As a freshman, I could never have anticipated the impact that belonging to a sorority would have on so many aspects of my life. It has given me the confidence to be a leader, the patience and understanding to belong to a sisterhood of very different personalities and the drive to pursue all of my goals head-on. A lot of this confidence grew out of my position on Pi Phi’s executive council as the vice president of administration (VPA).

In my chapter, the VPA is considered the “rules person.” Not exactly the most fun-loving position for someone who typically approaches situations with humor. The position required me to adjust and stand out as a leader much more than I ever had in the past. During that time, I had several alumnae advisors who were there for me without fail -- there to answer email, stop by the chapter house on a minute’s notice, take midnight phone calls and be there as constant confidants. Two advisors, Kristi Geiger and Gretchen Foran, became my friends.

What makes advisors so special is that they are volunteers. They choose to use their own time to help further your goals and ideals, because they want to see you succeed. During some of the tougher moments of my term as VPA, I recall receiving hand-written and email notes from my alumna counterpart, just dropping in to say I was doing a great job. These moments of reassurance and kindness helped build my confidence as a leader while showing me the support that I had not only as a sorority member but also as a person.

Monday, March 31, 2014

Geraldine “Jerrie” Fredritz Mock, Phi Mu

Photo courtesy of "The Aglaia" of Phi Mu
In honor of Women’s History Month, the NPC blog is featuring biographies of Panhellenic women who have been influential historical figures. Our final post spotlights Geraldine “Jerrie” Fredritz Mock, who was initiated as a Phi Mu at The Ohio State University, where she studied aeronautical engineering. The first woman to fly solo around the world, she had always been fascinated with flying and married a pilot; her husband only encouraged her to pursue her interest in aviation. She received her private pilot’s license in 1958 and decided she wanted to see the world in 1964, leaving for her worldwide flight in March that year.

 Mock encountered several difficulties in her journey around the world. Shortly after leaving from Columbus, Ohio ¾ where she lived with her husband and their three children ¾ she realized that her long-range radio was not working properly. When she landed at her first stop in Bermuda, she found that her brakes were also not working as well as they should have been. She had the radio fixed in Bermuda and made additional stops in Morocco, Tripoli, Cairo, Manila, Saudi Arabia, Guam, Honolulu, California, Arizona, Texas and Kentucky before arriving home in Columbus 29 days, 11 hours and 59 minutes after she left.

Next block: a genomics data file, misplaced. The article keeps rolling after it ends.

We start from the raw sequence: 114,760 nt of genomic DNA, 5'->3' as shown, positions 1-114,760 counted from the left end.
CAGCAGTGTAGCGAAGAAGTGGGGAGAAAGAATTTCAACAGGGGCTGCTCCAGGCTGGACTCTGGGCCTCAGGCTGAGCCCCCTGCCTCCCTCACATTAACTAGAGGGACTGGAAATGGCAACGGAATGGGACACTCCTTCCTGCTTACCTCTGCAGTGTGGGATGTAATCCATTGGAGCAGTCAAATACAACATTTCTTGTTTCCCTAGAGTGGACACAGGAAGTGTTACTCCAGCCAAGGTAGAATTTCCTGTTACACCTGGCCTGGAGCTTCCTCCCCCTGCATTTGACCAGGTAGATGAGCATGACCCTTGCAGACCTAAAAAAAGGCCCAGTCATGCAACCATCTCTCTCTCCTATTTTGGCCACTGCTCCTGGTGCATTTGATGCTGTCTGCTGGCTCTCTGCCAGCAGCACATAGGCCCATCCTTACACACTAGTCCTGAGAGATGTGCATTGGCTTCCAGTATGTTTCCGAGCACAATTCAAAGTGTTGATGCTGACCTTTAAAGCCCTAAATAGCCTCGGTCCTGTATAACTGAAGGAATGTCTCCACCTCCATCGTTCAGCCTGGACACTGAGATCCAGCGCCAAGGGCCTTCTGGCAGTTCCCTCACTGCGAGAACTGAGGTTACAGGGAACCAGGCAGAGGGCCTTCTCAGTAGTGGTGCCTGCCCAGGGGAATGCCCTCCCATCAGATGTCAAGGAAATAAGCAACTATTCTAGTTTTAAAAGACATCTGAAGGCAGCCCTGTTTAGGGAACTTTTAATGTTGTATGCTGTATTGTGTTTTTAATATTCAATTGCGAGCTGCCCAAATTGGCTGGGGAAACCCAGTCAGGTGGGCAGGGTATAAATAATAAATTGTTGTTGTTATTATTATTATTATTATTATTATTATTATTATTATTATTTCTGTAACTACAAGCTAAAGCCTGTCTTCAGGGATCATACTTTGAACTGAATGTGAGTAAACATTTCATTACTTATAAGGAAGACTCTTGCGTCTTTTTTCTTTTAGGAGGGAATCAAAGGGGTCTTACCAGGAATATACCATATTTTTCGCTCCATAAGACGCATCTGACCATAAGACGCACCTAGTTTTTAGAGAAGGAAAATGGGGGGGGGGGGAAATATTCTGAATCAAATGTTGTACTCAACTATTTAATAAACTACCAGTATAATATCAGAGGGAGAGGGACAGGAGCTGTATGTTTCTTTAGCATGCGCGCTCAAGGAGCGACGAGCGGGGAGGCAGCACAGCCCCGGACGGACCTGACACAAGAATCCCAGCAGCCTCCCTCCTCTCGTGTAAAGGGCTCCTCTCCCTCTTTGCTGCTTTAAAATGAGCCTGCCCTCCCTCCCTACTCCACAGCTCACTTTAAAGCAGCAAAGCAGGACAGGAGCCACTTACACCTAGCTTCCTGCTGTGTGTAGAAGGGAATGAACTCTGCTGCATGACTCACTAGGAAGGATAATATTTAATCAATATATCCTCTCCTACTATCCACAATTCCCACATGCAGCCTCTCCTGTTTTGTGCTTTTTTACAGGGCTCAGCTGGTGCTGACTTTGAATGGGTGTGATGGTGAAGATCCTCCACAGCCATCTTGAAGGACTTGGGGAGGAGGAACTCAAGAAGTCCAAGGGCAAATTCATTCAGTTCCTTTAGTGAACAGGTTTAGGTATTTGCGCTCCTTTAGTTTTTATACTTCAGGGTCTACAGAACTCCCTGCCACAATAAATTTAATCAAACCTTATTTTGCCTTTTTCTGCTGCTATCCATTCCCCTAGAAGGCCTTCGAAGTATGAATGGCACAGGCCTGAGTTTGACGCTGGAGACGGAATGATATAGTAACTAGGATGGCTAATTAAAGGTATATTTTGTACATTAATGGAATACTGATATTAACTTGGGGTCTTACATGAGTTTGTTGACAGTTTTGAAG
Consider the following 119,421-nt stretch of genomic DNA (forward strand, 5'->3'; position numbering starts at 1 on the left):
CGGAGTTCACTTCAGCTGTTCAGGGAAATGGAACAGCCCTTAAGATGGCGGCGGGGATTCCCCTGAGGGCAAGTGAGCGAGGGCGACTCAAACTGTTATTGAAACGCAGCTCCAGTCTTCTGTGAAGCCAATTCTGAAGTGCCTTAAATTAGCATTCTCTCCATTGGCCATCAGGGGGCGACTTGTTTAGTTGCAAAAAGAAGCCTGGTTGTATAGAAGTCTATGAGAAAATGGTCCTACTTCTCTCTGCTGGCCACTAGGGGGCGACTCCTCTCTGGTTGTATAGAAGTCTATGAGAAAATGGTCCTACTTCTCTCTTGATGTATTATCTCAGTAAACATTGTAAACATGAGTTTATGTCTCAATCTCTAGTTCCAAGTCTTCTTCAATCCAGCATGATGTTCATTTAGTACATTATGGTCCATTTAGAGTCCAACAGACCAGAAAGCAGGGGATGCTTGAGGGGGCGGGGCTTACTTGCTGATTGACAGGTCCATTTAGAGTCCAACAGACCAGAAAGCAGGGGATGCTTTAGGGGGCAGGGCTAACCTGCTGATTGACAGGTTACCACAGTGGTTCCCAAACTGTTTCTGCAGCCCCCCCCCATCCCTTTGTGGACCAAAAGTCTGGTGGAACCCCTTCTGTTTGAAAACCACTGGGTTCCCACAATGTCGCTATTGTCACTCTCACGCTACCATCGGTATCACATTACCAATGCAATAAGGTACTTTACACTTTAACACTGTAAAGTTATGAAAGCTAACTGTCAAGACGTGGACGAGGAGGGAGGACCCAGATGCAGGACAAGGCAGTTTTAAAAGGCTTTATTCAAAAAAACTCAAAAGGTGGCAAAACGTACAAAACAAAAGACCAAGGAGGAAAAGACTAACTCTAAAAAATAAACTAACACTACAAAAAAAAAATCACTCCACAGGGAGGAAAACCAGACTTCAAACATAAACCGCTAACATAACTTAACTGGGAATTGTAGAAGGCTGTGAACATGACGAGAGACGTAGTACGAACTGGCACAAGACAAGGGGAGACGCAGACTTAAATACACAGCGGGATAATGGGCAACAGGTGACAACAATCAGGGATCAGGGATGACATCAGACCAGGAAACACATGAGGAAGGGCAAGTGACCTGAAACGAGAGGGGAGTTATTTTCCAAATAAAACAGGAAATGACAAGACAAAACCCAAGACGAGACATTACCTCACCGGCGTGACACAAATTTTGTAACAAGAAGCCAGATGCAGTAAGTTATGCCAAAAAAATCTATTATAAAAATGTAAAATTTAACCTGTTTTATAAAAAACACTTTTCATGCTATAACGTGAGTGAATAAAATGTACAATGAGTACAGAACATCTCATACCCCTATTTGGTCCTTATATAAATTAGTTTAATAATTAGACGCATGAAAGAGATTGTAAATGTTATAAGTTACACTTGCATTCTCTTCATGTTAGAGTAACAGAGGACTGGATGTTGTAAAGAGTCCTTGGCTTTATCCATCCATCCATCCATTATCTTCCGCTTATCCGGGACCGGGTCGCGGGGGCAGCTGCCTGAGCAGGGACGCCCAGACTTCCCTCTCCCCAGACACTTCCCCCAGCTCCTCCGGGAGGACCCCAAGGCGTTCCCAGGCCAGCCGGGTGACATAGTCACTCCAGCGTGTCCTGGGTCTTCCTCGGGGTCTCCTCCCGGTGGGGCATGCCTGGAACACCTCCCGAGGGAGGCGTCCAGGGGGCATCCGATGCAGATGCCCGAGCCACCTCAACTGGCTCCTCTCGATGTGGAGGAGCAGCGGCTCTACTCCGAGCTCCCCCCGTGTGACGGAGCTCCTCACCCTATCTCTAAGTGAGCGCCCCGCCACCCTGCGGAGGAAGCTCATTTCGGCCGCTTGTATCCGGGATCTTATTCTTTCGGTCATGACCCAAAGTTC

Her flight set a total of seven records. Twenty-seven years after Amelia Earhart’s mysterious disappearance, Jerrie Mock became the first woman to fly solo around the world, the first woman to fly around the world in a single-engine plane and the first woman to fly over both the Atlantic and Pacific oceans. She also set a record for the fastest flight around the world for Class C1-c aircraft, among several other records. Her plane, the Spirit of Columbus, was re-acquired by Cessna after her flight and was displayed at the Cessna factory until 1976, when Cessna donated it to the Smithsonian Institute. Today, the Smithsonian displays it at the Udvar-Hazy Center at Dulles Airport in Washington, D.C.

After her record-setting flight around the world, Mock continued to fly and set several more world records. She was presented with the U.S. Federal Aviation Administration Exceptional Service Decoration in 1964 and was awarded the Louis Bleriot Silver Medal by the Féderation Aéronatique Internationale in 1965.


Friday, March 28, 2014

Edith Head, Delta Zeta

Photo courtesy of Delta Zeta Sorority